New Peugeot 508 HYbrid pre-production car review
We’ve sampled the plug-in hybrid version of the new Peugeot 508 before it goes on sale in autumn 2019
2019 is set to be an important year for Peugeot, as the company introduces electrified models across its range. The newly revealed 208 hatchback will be available as a purely electric car with over 200 miles of range, and it’ll be followed into the showrooms by the Peugeot 508 HYbrid.
Although just a prototype at this moment, the 508 HYbrid introduces a powertrain that’ll be used throughout Peugeot’s larger cars. The hybrid looks promising, with some electric-only range and a punchy petrol engine that, when put together with an electric motor, should satisfy keen drivers and their bank accounts.
With sweet handling and only a negligible decrease in practicality, will the Peugeot 508 HYbrid be a hit or a miss?
New Peugeot 508 HYbrid engines
There’s only one engine available in the 508 hybrid; a 1.6-litre turbocharged petrol engine kicking out a healthy 177bhp. Even with the extra added weight of the hybrid system, it still manages 0-62mph in a smidge over eight seconds - plenty fast enough for most drivers.
The hybrid brings the benefits of improved fuel economy (Peugeot claims 107mpg combined) and the ability to run on electric power alone for short distances. Although a range of between 25 and 30 miles isn’t quite as impressive as we might have hoped, it should allow many people to commute to and from work silently and emission-free. CO2 emissions of just 42g/km make it perfect for company-car drivers, as it falls into the 16% BiK bracket.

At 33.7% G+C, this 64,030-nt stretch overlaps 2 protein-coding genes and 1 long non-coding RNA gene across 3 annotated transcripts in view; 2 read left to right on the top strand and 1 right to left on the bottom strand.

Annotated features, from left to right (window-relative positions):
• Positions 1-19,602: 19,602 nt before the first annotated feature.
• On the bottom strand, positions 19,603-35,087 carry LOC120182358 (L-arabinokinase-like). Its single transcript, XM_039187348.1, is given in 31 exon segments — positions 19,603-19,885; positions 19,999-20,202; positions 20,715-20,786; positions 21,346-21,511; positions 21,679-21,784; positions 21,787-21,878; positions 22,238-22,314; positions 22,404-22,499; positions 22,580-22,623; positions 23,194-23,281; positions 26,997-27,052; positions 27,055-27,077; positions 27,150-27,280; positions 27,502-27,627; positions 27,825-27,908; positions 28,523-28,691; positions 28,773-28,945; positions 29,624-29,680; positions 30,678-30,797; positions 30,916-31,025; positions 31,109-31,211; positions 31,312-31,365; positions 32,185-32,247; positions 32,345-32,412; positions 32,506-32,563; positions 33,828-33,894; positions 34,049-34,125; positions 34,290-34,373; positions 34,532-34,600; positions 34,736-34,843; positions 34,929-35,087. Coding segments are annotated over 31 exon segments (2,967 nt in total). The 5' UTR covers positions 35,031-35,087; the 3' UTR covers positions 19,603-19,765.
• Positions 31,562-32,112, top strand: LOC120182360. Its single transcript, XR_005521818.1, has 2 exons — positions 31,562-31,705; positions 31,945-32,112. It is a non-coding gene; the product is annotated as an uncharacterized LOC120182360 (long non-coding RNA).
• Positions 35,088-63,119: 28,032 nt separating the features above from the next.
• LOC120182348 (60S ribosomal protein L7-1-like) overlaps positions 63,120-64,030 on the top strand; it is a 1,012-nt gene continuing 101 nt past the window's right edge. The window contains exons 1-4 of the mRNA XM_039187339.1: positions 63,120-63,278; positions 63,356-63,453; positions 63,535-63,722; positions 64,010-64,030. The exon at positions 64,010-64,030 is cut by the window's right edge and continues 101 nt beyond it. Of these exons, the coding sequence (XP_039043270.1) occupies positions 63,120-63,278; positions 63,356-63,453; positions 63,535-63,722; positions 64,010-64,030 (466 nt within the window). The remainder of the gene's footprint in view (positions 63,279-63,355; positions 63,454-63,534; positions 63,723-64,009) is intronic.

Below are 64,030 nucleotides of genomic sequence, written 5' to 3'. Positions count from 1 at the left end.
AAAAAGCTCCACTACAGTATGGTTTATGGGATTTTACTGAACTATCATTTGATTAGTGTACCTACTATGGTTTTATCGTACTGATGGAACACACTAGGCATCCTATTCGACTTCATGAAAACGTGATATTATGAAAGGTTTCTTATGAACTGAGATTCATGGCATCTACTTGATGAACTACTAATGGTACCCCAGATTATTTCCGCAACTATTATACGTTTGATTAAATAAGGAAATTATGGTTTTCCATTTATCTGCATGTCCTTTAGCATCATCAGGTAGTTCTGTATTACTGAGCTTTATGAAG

The transition between petrol and electric is almost seamless, although we did find that the 508’s acceleration was sometimes blunted by the eight-speed automatic gearbox. Peugeot’s engineers assured us that this is an aspect that’s still being finessed before the car goes on sale, so we expect the production version to be a lot smoother.
You’ll barely notice the extra weight of the electric motor, as Peugeot has worked hard to ensure the 508 HYbrid is just as good to drive as the standard model. By twiddling through the driving modes, you can either choose to prioritise comfort, sportiness or a setting that’s somewhere in the middle.
In the sportiest setting, the car’s fun side is unleashed and it feels sharper than many alternatives - no doubt helped by the standard adaptive suspension, variable steering weight and Peugeot’s quirky small steering wheel.
To maximise fuel economy, the car can recoup the energy lost during braking; it’s easy to get used to and will become second nature quickly. We found the brake pedal to be a little vague, which can make it difficult to brake smoothly, but it’s a similar story with most PHEV cars and it could be sorted by engineers before the 508 hybrid goes on sale.
Interior and practicality
The hybrid system does take up extra space, as it’s a combination of an engine and electric motor, but Peugeot has worked hard to reduce its impact. The result is exactly the same amount of legroom for rear-seat passengers - even tall passengers will have plenty of room - and only a very small decrease in boot space. With 457 litres of space at your disposal in the hybrid saloon, it’s unlikely you’ll notice the 30 litres lost to the petrol or diesel versions. There’s even a dedicated place to store the charging cable.
Peugeot’s interiors are all very stylish and the 508 HYbrid is no exception. Besides a couple of extra buttons and efficiency information screens, the interior is unchanged in the hybrid version. All trim levels get a crisp central touchscreen and eye-catching driver’s display in place of analogue dials, plus dual-zone climate control, auto headlights, sat nav and smartphone mirroring.
The Peugeot 508 HYbrid looks set to be a very interesting and potentially strong choice if you’re after a sporty yet efficient car. We will of course reserve final judgement for the full production model and when we see the car’s price - much will depend on whether the 508 HYbrid represents good value for money next to its main rivals. If it costs significantly less than the BMW 3 Series and Mercedes C-Class hybrid models, then it should make plenty of sense.